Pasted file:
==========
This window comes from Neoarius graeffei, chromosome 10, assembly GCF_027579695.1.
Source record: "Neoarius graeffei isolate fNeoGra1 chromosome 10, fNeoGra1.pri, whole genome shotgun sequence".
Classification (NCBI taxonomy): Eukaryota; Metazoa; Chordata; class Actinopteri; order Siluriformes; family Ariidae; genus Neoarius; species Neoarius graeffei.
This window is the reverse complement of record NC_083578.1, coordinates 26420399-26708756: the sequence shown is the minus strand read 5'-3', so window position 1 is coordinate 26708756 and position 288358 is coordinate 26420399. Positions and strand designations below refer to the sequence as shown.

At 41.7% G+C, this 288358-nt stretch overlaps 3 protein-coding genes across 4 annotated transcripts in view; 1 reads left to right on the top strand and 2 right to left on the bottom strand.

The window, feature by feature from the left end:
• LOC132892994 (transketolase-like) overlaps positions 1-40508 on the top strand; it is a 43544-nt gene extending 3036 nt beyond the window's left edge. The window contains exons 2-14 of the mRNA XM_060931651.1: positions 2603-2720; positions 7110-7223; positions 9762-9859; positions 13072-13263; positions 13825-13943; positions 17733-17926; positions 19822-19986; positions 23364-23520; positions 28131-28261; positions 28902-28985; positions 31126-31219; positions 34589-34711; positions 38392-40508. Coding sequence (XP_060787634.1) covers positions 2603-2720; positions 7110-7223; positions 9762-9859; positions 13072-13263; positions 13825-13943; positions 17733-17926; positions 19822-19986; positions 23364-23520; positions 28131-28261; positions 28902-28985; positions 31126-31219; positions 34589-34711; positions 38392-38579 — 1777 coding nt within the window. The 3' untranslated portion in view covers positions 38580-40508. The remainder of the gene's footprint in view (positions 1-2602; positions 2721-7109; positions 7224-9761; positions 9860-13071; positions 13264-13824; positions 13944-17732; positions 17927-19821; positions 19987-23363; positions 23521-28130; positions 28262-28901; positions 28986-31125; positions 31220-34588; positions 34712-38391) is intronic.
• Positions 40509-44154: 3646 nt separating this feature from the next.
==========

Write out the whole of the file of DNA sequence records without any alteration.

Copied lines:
This window comes from Neoarius graeffei, chromosome 10, assembly GCF_027579695.1.
Source record: "Neoarius graeffei isolate fNeoGra1 chromosome 10, fNeoGra1.pri, whole genome shotgun sequence".
Classification (NCBI taxonomy): Eukaryota; Metazoa; Chordata; class Actinopteri; order Siluriformes; family Ariidae; genus Neoarius; species Neoarius graeffei.
This window is the reverse complement of record NC_083578.1, coordinates 26420399-26708756: the sequence shown is the minus strand read 5'-3', so window position 1 is coordinate 26708756 and position 288358 is coordinate 26420399. Positions and strand designations below refer to the sequence as shown.

At 41.7% G+C, this 288358-nt stretch overlaps 3 protein-coding genes across 4 annotated transcripts in view; 1 reads left to right on the top strand and 2 right to left on the bottom strand.

The window, feature by feature from the left end:
• LOC132892994 (transketolase-like) overlaps positions 1-40508 on the top strand; it is a 43544-nt gene extending 3036 nt beyond the window's left edge. The window contains exons 2-14 of the mRNA XM_060931651.1: positions 2603-2720; positions 7110-7223; positions 9762-9859; positions 13072-13263; positions 13825-13943; positions 17733-17926; positions 19822-19986; positions 23364-23520; positions 28131-28261; positions 28902-28985; positions 31126-31219; positions 34589-34711; positions 38392-40508. Coding sequence (XP_060787634.1) covers positions 2603-2720; positions 7110-7223; positions 9762-9859; positions 13072-13263; positions 13825-13943; positions 17733-17926; positions 19822-19986; positions 23364-23520; positions 28131-28261; positions 28902-28985; positions 31126-31219; positions 34589-34711; positions 38392-38579 — 1777 coding nt within the window. The 3' untranslated portion in view covers positions 38580-40508. The remainder of the gene's footprint in view (positions 1-2602; positions 2721-7109; positions 7224-9761; positions 9860-13071; positions 13264-13824; positions 13944-17732; positions 17927-19821; positions 19987-23363; positions 23521-28130; positions 28262-28901; positions 28986-31125; positions 31220-34588; positions 34712-38391) is intronic.
• Positions 40509-44154: 3646 nt separating this feature from the next.